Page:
by Dennis E. Taylor
Okay. Sci-fi, clearly, if the book cover didn’t clue you in. Heaven’s River is the fourth book of a series written by Dennis E Taylor. Given I haven’t written any reviews of his previous series, this’ll be a bit of an overall review of the series that’ll dive into a more detailed review of the later book.
Note: [MILD SPOILERS!]
I can’t really talk about the series without giving away mild spoilers for the first book. To be fair, I think the very title of the first book is about the level of spoilers I’ll reveal 1. But still, they are plot points, and it’s almost impossible to talk about the series without them. If you’re sensitive to that sort of thing, I suggest you just go ahead and pick up the first book.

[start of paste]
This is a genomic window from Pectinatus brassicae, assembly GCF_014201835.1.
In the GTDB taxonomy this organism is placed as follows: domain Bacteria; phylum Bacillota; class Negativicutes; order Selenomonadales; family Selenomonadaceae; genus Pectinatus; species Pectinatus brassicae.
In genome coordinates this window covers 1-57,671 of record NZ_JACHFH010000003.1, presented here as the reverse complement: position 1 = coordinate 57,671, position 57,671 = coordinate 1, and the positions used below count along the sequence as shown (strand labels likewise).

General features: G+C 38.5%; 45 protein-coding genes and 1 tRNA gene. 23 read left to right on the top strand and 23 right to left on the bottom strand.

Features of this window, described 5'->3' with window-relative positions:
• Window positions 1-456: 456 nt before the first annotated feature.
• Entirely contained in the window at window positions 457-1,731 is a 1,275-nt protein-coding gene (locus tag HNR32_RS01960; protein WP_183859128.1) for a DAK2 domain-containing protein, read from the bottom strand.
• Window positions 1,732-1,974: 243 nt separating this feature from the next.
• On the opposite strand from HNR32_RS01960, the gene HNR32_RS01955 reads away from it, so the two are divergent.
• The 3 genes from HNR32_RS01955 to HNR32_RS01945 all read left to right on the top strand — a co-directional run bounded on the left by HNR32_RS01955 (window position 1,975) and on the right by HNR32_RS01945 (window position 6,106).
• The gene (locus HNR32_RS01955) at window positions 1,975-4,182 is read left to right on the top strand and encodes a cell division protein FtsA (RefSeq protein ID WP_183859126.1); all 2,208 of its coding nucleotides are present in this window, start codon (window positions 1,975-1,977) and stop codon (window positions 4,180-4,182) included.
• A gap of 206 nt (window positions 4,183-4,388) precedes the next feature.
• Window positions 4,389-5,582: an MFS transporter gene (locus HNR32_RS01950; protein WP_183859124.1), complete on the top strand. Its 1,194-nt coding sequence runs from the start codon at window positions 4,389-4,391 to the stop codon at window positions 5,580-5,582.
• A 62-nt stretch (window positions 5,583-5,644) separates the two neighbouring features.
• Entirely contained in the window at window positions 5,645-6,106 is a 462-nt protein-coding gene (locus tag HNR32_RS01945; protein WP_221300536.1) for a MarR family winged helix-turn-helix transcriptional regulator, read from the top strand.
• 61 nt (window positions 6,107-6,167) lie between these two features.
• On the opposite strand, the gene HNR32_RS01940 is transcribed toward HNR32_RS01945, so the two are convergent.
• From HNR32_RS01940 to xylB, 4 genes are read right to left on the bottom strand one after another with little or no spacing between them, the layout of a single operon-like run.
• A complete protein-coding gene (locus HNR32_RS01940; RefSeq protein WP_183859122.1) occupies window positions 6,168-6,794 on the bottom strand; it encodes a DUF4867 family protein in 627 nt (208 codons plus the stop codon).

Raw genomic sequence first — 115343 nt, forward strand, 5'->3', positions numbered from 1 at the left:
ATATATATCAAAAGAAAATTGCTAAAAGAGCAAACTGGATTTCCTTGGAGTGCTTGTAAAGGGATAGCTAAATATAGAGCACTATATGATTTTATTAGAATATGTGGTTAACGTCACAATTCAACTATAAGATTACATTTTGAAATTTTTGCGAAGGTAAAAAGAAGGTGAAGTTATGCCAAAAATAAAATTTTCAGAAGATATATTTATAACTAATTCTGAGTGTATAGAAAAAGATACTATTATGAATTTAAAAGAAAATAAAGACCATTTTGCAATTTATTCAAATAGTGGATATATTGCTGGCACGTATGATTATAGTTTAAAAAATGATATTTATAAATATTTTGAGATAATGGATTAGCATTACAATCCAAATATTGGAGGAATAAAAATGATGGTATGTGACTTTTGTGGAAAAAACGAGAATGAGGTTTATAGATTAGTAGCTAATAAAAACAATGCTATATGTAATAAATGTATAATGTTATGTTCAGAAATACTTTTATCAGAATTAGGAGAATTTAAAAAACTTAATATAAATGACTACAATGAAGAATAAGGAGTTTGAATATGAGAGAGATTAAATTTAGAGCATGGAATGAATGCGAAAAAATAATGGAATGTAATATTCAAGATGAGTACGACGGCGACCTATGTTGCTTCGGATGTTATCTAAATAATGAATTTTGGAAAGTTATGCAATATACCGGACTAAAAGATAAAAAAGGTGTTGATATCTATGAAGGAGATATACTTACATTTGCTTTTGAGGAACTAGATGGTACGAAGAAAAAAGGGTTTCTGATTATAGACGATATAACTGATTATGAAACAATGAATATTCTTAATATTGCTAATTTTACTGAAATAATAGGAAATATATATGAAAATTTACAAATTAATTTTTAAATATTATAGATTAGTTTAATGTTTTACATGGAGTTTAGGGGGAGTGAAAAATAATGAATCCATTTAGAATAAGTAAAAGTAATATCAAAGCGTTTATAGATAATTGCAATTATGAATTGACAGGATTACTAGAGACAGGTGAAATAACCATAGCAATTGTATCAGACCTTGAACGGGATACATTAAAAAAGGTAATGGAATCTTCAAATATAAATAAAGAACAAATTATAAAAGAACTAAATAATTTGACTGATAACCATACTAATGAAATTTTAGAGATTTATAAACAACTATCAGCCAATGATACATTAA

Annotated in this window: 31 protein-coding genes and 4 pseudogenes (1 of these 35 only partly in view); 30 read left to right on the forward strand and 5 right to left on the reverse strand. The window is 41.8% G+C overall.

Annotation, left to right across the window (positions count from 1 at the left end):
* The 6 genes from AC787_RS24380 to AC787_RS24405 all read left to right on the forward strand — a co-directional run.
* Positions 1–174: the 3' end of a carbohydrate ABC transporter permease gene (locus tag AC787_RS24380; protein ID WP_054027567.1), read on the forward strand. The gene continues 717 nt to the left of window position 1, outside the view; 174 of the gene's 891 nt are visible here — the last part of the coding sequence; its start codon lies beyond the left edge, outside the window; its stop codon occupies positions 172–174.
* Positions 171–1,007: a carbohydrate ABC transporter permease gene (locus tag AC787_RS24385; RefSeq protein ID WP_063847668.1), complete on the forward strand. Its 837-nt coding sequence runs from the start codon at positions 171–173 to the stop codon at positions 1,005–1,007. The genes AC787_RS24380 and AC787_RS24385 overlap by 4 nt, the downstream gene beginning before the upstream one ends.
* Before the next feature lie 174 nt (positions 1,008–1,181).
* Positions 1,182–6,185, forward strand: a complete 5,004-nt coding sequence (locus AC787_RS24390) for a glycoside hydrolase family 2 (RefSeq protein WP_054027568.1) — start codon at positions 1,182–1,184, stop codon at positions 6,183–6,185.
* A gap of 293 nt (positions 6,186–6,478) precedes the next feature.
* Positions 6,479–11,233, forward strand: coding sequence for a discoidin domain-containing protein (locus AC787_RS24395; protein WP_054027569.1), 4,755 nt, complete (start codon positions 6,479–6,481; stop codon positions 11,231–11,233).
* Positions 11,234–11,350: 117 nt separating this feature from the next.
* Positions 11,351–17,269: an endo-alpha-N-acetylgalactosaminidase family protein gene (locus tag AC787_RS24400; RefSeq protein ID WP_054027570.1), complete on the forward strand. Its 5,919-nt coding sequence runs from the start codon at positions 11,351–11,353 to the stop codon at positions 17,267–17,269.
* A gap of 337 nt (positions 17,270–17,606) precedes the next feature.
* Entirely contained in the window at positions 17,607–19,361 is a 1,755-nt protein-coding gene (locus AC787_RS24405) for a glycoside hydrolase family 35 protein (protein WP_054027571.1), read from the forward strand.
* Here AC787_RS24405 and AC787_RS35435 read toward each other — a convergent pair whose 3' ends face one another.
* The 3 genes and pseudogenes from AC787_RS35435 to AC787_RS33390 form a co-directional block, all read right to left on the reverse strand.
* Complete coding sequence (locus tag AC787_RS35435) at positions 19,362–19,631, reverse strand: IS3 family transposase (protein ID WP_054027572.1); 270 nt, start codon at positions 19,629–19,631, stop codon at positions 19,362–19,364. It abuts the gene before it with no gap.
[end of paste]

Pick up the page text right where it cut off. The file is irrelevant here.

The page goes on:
Clearly, I like the books; I’ve read the whole series to date. If you like Sci-fi and ships, and some weird premises, this a good book to read.
I usual, I spent time trying to figure out why I like this series. As an aspiring writer, I want to be able to identify the core elements that draw me in and, I hope, will draw others in in my own writing. So as I read this latest installment, I paid close attention to what areas I found myself engaged in. What I discovered is something I’m tempted to call it’s own kind of sub-genre:
The Engineer’s Dilemma.
The engineer’s dilemma is a deceptively simple draw: there is a problem and it needs to be solved. Describe the problem in absurd detail, attach some stakes, insert a clever protagonist, and you have a recipe that will…
Wait, does this sound boring? Cause even as I type it, I feel like this would be boring. People don’t want to read about other people solving technical problems, do they? I wouldn’t think so. Even though I happen to know I like this kind of book, I have found it best not to assume everyone is like me.